The rate debate … it’s not complicated

An independent writer told me recently her day rate is $500, and she won’t leave the house if she can’t get that rate. “How much business do you have?” I asked. “Actually, none,” she replied.

Like the AT&T TV commercial with the guy sitting at the little school table with the cute kids says, “It’s not complicated.” In my mind, working for less than a preferred rate beats sitting at home watching the soaps.

Then again, there are limits. A sports writer contacted me recently and asked if I had any openings. A newspaper in Iowa, he told me, called and asked him to cover a golfer from Iowa in the U.S. Open. They wanted a 15-inch story and a photo and offered to pay $75. Math was never a strong suit, but I wonder what that hourly rate would work out to after expenses. Think of it this way … he would have had to pay for gas to get to the course, pay to park, spend all day on the course, buy lunch, buy a bottle of water, ask some questions in the interview tent, drive home (more gas), write and file the story and photo.

That seems to sum up the problem in trying to write for almost any publication. Their budgets for contract writing, if they exist at all, are terribly low. I’m finding more success doing public relations writing, business-to-business writing and book editing than writing for consumer or trade magazines.

A script I wrote for a PR agency is being used in Holland this week. I’ll present half of a book editing project on Friday. I’ll deliver a capabilities statement to a consulting firm in Northern Virginia this week or first of next. And I need to start building a media list for a PR proposal it looks like I’m going to get in Texas. Finally, with any luck, I’ll file two stories to Mother Nature Network and CNN this week.

What about you? Where are you finding traction with contract writing? B-2-B or B-2-C? Or, is an inflexible day rate keeping you home watching TV?

Don’t take clean water for granted

Toccoa River near Blue Ridge

Mother Nature Network, which is the world’s best-viewed online environmental site and frequently publishes my stories on the environment and garden-related topics, published a cool infographic today on the importance of drinking a sufficient amount of water each day. ( That’s eight, eight ounce glasses, according to the infographic, which points out that the human body is 75 percent water. Dehydration, according to the text, can cause you to become sick and fat.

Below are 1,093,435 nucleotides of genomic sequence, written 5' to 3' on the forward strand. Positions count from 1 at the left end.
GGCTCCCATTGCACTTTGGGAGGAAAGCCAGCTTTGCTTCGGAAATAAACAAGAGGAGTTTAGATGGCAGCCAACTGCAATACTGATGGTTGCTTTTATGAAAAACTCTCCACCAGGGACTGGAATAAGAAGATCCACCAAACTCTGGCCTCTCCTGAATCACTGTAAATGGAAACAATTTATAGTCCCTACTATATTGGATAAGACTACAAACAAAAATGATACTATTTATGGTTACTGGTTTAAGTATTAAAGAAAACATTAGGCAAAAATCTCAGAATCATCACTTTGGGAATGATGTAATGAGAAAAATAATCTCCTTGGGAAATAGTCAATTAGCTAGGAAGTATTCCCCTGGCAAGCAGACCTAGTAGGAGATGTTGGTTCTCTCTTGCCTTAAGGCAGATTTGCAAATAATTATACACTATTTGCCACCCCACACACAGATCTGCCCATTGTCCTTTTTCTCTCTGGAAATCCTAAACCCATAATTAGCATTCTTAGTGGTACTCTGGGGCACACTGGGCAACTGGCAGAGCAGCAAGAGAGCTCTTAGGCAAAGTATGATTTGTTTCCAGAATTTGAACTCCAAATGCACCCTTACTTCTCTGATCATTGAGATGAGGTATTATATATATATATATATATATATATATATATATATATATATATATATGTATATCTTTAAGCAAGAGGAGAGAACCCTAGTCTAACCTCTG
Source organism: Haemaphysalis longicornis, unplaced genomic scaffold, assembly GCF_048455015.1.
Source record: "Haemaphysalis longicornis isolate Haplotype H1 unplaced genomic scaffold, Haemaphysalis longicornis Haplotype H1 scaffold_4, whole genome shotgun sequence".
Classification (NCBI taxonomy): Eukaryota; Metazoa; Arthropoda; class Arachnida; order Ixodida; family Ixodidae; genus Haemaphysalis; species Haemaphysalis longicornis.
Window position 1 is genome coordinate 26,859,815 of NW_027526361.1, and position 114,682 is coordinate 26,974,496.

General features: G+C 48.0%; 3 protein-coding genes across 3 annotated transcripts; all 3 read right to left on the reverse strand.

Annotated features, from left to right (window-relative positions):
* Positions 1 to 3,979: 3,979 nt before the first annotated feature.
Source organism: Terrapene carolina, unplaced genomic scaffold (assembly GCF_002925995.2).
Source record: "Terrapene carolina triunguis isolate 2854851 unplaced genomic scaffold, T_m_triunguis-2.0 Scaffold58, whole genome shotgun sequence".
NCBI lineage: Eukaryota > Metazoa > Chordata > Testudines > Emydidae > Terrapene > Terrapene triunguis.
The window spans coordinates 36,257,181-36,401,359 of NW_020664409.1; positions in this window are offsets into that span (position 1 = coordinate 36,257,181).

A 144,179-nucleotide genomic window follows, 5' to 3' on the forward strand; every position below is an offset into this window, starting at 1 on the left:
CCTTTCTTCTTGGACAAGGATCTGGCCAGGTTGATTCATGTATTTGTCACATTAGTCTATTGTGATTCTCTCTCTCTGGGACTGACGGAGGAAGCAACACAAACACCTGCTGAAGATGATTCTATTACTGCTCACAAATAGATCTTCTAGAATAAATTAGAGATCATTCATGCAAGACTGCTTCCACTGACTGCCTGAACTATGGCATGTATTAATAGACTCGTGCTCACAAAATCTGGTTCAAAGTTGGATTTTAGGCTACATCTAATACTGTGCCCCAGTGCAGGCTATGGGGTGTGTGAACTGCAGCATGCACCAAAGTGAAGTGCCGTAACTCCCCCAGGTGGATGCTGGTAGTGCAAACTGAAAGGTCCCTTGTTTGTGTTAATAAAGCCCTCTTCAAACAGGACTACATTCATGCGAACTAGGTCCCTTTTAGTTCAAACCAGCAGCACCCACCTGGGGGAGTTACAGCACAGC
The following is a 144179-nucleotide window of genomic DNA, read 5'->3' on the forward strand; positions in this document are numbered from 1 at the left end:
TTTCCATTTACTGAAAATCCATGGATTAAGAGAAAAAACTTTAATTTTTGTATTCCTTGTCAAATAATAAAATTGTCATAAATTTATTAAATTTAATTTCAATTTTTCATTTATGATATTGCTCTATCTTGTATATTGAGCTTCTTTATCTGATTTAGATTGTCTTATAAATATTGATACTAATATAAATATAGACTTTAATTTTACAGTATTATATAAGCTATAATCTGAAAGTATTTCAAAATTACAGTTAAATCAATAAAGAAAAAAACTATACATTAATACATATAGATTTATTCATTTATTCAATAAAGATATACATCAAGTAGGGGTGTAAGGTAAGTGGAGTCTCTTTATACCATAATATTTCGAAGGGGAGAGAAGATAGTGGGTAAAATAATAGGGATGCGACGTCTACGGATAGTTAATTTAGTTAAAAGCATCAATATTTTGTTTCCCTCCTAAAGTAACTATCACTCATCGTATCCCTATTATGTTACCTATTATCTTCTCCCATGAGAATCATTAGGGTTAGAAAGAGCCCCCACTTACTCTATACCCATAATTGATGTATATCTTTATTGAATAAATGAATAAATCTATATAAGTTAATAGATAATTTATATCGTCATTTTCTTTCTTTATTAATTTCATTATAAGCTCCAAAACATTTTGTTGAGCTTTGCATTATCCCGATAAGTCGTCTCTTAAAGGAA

I thought about the importance of rivers as a source of clean drinking water while fly fishing for trout in the Toccoa River in the North Georgia Mountains recently (above). Many people in developed countries, I suspect, take clean water for granted. They shouldn’t. Not everyone is so lucky.

The 6,000 resident of San Antonio de Los Cobros high in the Andes Mountains of Argentina are a case in point. The arsenic levels in the river that provides the town’s only source of drinking water are so dangerously high that life expectancies are cut short. Adults often don’t live long enough to develop relationships with their grandchildren.

A new Atlanta company that specializes in providing engineered water treatment solutions, AdEdge Water Technologies, worked with an N.C. missionary and a few others to solve the problem. They figured out how to create and install a treatment system – no easy feat at 14,000 feet – that reduces the arsenic to below acceptable standards. Companies like this that not only specialize in sustainability but use their expertise to improve people’s lives around the world are a joy to write about.

What companies that specialize in environmental sustainability and have big hearts do you know about?

Lack of communication is frustrating

A recent newspaper article about how often a job applicant should follow up with an HR department after sending in a resume caught my attention. A general rule, according to the article, is that the applicant is allowed one call to be sure the resume was received. Any additional calls may brand the job seeker as a nuisance.

Does the same hold true when you are making a pitch to a potential client? Few things are more frustrating than to have an initial interview with someone that you would like to do business with go well and then have all follow-up attempts ignored. When is it appropriate to stop trying to re-engage? If you stop too early, are you viewed as lacking aggression? If you keep pushing are you a pest? When this happens I always wonder if it’s a test of some kind. I hate tests!

My instinct is that it’s better to quit too early than push too long. Just recently a person I had hoped would become a client but who I had not heard from in a year contacted me and signed a contract. Perhaps that will happen with several very promising interviews that recently became dead ends.